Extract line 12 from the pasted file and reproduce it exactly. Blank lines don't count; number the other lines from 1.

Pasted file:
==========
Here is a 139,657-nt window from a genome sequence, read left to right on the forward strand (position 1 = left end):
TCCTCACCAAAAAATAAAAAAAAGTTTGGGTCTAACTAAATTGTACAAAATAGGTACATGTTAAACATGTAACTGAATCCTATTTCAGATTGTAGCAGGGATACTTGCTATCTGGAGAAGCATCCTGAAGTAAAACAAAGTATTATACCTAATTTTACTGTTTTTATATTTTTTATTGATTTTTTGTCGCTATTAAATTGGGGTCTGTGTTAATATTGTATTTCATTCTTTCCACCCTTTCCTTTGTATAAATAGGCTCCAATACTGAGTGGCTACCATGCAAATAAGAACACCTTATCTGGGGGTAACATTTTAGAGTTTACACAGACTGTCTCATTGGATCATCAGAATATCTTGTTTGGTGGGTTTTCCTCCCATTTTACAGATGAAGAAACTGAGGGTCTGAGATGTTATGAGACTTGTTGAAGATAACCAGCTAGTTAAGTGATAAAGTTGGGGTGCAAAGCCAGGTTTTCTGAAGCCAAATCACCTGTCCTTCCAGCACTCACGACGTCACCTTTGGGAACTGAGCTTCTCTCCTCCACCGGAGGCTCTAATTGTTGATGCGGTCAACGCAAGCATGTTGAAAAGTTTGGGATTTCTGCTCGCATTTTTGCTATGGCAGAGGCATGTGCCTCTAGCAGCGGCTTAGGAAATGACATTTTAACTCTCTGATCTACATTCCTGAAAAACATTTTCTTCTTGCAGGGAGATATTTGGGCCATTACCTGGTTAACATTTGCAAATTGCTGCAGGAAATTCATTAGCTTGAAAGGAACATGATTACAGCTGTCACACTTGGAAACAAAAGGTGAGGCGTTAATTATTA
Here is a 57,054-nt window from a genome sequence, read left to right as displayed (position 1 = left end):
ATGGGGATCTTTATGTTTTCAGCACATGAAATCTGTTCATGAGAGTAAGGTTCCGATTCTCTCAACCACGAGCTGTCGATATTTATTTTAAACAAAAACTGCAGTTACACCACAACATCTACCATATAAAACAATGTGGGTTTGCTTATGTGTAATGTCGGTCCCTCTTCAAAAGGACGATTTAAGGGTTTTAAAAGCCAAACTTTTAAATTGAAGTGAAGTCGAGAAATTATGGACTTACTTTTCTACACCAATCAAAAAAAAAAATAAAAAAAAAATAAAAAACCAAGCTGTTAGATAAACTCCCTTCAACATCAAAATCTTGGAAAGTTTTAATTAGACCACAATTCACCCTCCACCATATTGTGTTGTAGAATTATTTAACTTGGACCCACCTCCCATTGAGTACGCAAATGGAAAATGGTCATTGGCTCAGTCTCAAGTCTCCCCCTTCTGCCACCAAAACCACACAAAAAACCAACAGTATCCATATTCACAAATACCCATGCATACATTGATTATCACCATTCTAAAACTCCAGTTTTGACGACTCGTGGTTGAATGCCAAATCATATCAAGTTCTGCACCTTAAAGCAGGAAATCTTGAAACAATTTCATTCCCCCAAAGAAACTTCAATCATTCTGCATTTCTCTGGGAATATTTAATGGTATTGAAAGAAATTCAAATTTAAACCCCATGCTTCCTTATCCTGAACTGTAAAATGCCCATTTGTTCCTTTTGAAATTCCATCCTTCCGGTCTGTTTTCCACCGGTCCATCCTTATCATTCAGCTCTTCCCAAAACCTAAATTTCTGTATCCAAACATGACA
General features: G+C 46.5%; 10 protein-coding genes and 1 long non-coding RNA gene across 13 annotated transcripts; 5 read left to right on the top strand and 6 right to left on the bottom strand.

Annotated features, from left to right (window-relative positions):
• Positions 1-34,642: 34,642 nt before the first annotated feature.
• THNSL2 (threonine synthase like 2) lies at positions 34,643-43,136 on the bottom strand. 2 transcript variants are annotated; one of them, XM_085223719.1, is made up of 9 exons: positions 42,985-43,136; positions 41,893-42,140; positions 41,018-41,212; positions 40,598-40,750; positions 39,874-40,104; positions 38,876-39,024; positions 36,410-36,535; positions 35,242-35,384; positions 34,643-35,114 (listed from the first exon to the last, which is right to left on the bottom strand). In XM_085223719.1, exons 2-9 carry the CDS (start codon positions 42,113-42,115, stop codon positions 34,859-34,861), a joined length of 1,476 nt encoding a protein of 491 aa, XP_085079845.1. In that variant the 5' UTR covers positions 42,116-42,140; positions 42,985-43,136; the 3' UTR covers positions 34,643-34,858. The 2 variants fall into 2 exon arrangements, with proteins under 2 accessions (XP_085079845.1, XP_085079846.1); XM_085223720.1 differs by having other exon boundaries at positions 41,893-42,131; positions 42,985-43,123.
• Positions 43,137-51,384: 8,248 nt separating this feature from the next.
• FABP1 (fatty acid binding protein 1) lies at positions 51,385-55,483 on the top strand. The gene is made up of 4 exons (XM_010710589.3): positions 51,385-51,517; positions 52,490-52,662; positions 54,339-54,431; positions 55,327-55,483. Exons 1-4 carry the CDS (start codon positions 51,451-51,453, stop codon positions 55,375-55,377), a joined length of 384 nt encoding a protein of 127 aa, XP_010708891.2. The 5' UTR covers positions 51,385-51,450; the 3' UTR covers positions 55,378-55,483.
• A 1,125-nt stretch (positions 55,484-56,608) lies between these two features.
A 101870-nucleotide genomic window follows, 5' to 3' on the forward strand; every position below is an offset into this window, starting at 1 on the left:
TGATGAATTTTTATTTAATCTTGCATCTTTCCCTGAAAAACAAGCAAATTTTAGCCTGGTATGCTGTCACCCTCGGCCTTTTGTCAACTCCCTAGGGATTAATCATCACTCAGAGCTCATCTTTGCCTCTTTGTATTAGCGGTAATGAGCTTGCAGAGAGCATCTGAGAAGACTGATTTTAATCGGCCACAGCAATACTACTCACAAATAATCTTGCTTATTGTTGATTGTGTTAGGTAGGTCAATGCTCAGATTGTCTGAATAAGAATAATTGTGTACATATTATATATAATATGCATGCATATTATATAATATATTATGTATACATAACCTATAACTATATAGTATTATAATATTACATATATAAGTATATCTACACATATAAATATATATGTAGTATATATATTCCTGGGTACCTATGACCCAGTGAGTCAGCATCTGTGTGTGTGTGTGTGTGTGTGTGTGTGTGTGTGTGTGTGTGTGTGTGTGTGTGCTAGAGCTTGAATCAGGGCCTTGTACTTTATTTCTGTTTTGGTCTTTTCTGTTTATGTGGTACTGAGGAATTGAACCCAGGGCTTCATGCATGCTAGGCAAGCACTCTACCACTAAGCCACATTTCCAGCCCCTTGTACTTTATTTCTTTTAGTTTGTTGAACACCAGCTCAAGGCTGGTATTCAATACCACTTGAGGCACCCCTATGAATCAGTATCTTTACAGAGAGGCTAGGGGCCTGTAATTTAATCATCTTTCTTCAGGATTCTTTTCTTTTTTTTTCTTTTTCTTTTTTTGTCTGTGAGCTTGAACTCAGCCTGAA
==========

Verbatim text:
A 101870-nucleotide genomic window follows, 5' to 3' on the forward strand; every position below is an offset into this window, starting at 1 on the left: